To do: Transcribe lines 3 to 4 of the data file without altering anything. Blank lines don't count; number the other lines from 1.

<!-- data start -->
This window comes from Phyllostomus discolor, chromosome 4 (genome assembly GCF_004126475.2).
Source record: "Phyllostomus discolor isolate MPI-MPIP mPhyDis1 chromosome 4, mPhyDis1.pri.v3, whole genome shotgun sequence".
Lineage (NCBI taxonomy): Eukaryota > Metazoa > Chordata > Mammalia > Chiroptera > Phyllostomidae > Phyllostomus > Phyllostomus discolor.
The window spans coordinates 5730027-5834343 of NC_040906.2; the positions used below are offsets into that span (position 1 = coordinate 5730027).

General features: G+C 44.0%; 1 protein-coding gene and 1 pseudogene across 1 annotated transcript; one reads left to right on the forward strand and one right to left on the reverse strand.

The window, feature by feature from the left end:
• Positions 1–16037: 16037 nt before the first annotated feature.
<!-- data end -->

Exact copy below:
Lineage (NCBI taxonomy): Eukaryota > Metazoa > Chordata > Mammalia > Chiroptera > Phyllostomidae > Phyllostomus > Phyllostomus discolor.
The window spans coordinates 5730027-5834343 of NC_040906.2; the positions used below are offsets into that span (position 1 = coordinate 5730027).